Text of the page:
You've written me a very interesting and helpful comment - I appreciate it. Your tone indicates that you know I'm coming at this from the position of somebody who shares the idealism behind what you have been (so bravely) attempting in Satyagraha. I grapple with the sort of challenges which are present in this work all the time: as much as anything because of the nature of Border Crossings as an intercultural company, and the fact that I sit in the comparatively privileged position of a white director who manages to make a living out of this. I chose to write as I did in the blog after thinking very hard about the production for some days - because I was genuinely discomforted and I wanted to discover why. This may be as much a discomfort about aspects of my own work, which I need to question constantly, as it is about yours. As I said in my last post, so much of your production reminded me of things I've done myself. Given that I was already pre-disposed towards the idea of the opera, I thought I would come out with feelings different from the ones I in fact experienced. Now, that is probably a good thing - what's theatre for if it doesn't disrupt an audience's expectations? - but it also requires some careful probing.
I realised that the gesture of the projected Chorus was an echo of the Satyagraha oath - but it does have the same feeling as a gesture of blessing, and in the context of the scene, where Gandhi and King are both being constructed as sacrificial figures, it seemed to me to have the effect of softening that sacrifice, and making it easier for the audience to deal with. I suspect this is partly because of the medium of projection, and the choice of white, which gave them the aura of a film-like heavenly chorus (and we do easily read Glass as filmic music) - which I can quite see was not what you intended. What you say about the relationship with Arjuna in the Gita suggests that you read sacrifice in a much more powerful and disturbing way. If we are to meditate on the assassinations of Gandhi and King - these iconic figures who perform the rare feat of bridging the gaping void between the spiritual and the political - then it is essential that we root this in a physical form which allows us to locate them politically - in the real world which requires social and economic, rather than merely ideological alteration. This is something which theatre is very well equipped to do, and music theatre (by virtue of the spiritual strength of the human voice, produced with such physical effort), supremely so. Gandhi's spirituality, like all Hinduism, is rooted in the physical and the elemental: that is what defines him, and makes the paradoxical concept of "maya" so powerful at the heart of his philosophy. Much of your production emphatically did this - but for me it pulled back into an easier, more Western numinosity in certain key moments. I felt a lot of the time that the physicality of the production was deliberately distanced from the singers, and that as a result we saw a Western spirit-body duality, and not the holistic ideas of Indian religion. Singer as spirit, actor as body - in the Indian theatre these specialisms do not exist.... So maybe it's the form, yes.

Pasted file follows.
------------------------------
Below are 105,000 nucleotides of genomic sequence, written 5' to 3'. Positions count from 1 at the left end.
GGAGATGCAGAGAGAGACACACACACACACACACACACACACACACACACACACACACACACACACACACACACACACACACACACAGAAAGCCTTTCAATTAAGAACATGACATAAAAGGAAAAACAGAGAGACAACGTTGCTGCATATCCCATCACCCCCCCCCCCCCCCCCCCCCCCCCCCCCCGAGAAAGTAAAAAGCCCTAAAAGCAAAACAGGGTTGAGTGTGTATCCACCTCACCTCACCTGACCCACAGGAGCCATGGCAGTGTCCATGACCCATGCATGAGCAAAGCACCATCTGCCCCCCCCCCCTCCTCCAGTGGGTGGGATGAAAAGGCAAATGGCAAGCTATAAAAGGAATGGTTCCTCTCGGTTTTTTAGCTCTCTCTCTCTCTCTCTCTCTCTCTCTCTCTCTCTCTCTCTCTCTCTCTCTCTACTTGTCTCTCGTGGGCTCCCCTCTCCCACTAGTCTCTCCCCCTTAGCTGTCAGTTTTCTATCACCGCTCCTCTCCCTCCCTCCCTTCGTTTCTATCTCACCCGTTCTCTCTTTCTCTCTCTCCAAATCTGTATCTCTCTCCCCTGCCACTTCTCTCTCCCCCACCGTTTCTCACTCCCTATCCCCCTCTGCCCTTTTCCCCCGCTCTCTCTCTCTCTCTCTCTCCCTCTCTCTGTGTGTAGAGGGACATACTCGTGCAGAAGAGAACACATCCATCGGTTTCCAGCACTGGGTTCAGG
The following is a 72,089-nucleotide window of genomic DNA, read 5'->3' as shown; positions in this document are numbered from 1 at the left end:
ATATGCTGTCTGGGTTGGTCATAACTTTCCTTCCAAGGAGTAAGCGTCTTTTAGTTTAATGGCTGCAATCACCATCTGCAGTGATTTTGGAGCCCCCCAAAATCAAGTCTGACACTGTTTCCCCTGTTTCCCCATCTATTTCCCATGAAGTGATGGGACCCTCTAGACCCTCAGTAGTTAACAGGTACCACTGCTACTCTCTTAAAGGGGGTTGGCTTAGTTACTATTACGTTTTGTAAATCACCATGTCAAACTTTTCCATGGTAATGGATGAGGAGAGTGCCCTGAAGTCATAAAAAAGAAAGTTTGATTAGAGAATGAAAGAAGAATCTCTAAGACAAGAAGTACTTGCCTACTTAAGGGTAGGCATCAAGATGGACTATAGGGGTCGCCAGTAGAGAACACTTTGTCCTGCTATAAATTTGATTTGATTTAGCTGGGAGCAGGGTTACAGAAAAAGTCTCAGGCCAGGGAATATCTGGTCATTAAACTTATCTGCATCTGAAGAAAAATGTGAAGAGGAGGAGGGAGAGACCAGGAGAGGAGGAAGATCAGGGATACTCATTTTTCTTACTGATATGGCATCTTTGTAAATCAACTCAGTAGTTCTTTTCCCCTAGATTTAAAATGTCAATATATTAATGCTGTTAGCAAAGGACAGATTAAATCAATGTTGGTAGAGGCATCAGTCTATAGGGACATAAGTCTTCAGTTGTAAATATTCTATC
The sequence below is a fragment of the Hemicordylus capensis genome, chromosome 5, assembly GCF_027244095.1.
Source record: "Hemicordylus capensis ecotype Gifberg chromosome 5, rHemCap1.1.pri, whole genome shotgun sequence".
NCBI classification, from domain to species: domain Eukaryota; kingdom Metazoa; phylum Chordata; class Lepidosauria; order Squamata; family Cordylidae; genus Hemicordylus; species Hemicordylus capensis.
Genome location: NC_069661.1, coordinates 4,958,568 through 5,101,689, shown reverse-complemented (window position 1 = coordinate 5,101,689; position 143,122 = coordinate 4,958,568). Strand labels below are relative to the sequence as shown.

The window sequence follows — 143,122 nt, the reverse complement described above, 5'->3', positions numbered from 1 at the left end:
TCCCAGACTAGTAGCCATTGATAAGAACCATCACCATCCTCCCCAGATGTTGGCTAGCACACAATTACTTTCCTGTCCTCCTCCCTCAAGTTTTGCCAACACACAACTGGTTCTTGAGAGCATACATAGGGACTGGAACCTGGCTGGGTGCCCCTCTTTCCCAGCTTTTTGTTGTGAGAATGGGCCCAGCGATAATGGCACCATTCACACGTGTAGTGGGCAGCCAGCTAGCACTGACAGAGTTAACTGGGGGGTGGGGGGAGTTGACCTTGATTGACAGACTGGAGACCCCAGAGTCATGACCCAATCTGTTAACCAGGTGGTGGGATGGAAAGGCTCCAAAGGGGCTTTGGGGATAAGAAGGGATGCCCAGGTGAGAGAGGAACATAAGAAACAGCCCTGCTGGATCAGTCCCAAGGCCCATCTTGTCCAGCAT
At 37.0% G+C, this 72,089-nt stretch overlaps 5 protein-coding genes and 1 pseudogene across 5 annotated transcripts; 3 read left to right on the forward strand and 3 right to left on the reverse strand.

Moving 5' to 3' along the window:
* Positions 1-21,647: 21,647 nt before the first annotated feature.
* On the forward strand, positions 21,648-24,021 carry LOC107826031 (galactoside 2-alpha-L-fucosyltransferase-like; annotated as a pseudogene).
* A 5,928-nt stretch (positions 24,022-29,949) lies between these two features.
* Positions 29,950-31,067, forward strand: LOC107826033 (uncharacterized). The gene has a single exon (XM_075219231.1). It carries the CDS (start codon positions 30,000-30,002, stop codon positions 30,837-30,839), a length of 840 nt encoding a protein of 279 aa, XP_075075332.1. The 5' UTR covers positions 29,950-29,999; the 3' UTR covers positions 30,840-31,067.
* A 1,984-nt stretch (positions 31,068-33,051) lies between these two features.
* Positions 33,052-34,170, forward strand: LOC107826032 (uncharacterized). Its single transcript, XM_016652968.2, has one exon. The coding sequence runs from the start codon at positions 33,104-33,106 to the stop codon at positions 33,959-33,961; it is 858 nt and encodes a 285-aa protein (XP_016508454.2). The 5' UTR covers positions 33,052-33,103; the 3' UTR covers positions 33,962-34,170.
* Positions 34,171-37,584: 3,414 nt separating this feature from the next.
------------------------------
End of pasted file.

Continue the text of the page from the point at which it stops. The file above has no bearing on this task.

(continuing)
Your closing comments are acute, and I think they strike at the heart of my response. I used to love the Coliseum, in all its broken-down shabby functionality. I loved the fact that it embodied the destruction of empire within its decaying shell. I loved the sense of the secular cathedral with fraying seats. And now - it disturbs me. It feels imperial, fascistic and triumphalist. It glows like a Hygena kitchen. It has no theatrical roughness. Now - we live in an age of dislocation, and sometimes the placing of contemporary work in a relic of past theatrical glory can be incredibly telling. But for me, the dislocation on this particular night was beyond this, and was compounded by the fact that virtually everybody on the stage was white (you're right), and that I was sitting with a friend from Tagore's University in Bengal who had never been to an opera before.....
This is strange territory - because I had just come back from reviving Nixon in China in Athens, and I did the same piece in the Coliseum last year. Minimalist music again - white people playing Asians, modern political icons on stage, multi-layered realities, a sense of Asian spirituality...... So I really am talking about my own work as much as yours, and I do thank you for giving me the opportunity to do that. Your production has opened my mind and set me thinking. And I can absolutely see why it was the hottest ticket in town.
Thank you for engaging in the dialogue.